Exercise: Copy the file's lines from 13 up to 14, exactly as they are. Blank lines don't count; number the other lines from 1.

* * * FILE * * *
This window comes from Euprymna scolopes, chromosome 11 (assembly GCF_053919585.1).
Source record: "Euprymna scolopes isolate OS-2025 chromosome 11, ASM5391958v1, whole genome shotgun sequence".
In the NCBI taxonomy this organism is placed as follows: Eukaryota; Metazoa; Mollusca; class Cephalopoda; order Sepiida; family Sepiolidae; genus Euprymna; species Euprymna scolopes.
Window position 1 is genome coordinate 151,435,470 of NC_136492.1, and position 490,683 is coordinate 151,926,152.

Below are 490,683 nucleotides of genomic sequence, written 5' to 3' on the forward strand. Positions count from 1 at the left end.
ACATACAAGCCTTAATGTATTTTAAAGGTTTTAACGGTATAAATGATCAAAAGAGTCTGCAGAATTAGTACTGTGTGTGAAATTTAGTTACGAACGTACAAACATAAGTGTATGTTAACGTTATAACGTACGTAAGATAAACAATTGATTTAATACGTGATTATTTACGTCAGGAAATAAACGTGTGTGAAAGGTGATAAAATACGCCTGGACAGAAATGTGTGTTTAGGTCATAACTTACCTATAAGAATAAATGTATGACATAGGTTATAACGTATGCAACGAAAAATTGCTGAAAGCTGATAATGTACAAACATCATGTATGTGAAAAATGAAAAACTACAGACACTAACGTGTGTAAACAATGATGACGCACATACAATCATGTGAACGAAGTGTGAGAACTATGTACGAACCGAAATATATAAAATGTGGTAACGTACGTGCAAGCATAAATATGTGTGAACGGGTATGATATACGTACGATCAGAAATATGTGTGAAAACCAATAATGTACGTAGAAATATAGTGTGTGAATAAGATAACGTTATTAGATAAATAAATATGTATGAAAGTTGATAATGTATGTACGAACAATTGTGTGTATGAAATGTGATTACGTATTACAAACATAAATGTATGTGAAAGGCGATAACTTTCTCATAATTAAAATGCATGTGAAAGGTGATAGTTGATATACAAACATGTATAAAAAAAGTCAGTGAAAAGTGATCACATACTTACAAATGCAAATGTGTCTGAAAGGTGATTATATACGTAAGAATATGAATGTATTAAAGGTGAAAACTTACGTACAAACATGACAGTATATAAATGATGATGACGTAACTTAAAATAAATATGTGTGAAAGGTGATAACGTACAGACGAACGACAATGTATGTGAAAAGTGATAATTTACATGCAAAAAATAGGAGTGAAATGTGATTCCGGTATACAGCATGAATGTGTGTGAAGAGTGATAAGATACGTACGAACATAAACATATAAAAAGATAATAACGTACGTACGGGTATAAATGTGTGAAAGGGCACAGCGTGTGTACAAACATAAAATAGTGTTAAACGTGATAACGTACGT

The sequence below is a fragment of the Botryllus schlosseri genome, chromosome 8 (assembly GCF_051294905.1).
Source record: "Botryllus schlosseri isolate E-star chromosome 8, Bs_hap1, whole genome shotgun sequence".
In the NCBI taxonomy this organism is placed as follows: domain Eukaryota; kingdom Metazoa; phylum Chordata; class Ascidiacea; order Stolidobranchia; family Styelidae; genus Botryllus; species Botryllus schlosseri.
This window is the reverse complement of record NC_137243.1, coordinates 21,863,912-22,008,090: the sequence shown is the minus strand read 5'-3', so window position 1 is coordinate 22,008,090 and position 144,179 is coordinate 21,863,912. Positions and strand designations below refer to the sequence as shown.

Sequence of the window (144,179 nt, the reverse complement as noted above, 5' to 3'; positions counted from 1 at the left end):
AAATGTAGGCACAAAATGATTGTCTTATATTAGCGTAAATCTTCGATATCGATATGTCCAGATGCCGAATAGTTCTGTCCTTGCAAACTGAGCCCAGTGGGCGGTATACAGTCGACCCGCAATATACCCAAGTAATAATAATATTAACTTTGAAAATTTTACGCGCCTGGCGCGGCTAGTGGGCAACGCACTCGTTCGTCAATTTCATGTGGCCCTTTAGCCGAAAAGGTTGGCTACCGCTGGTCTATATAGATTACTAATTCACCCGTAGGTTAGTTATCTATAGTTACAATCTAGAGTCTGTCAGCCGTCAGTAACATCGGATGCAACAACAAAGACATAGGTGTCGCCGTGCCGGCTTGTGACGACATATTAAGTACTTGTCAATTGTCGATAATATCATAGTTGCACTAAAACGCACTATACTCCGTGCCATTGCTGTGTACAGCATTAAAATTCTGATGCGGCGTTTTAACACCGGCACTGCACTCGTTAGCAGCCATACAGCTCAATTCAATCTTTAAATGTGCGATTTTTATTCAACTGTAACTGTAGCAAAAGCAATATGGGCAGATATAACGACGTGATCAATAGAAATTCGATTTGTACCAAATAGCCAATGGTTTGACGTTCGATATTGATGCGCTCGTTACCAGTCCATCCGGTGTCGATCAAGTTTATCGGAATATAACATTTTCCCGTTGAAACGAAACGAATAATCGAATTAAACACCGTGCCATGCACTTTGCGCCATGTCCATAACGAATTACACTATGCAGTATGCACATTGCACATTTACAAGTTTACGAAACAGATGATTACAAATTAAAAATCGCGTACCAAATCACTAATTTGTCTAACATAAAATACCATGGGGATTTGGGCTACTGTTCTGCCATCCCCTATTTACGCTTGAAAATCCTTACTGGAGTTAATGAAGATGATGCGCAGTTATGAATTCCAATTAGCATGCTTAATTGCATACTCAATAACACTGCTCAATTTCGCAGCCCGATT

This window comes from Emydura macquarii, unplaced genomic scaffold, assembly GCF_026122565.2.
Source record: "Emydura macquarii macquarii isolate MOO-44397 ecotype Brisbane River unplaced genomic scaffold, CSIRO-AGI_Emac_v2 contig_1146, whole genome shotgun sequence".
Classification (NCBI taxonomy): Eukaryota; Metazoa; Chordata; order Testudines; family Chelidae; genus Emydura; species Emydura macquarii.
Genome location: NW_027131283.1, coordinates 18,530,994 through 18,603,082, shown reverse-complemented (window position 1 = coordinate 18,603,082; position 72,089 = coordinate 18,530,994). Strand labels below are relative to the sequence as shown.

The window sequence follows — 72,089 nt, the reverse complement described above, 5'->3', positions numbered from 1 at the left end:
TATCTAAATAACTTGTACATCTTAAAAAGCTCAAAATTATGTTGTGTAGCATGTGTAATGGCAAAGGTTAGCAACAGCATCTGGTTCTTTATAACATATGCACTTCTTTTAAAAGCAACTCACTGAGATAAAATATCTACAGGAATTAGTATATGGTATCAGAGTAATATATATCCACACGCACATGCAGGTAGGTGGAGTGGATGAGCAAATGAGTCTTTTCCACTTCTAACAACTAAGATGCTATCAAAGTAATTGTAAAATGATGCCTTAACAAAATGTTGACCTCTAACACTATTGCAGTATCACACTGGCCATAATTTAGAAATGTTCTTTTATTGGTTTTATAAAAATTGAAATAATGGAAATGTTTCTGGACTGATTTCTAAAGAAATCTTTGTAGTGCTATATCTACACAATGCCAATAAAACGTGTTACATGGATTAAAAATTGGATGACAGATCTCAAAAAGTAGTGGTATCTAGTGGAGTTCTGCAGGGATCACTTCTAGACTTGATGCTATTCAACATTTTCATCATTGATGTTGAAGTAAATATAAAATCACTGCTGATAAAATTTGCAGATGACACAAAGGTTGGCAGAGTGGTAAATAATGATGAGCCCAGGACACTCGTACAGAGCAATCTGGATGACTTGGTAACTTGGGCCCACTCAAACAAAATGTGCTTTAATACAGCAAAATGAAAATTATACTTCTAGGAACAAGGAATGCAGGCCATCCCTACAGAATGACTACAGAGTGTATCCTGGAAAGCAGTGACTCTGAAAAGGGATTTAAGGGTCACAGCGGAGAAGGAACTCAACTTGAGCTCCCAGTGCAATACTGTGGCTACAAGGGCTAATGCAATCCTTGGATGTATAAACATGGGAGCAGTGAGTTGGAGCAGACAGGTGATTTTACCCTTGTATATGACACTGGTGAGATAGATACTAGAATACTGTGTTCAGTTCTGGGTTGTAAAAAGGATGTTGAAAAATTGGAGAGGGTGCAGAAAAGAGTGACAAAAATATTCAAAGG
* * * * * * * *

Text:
This window comes from Emydura macquarii, unplaced genomic scaffold, assembly GCF_026122565.2.
Source record: "Emydura macquarii macquarii isolate MOO-44397 ecotype Brisbane River unplaced genomic scaffold, CSIRO-AGI_Emac_v2 contig_1146, whole genome shotgun sequence".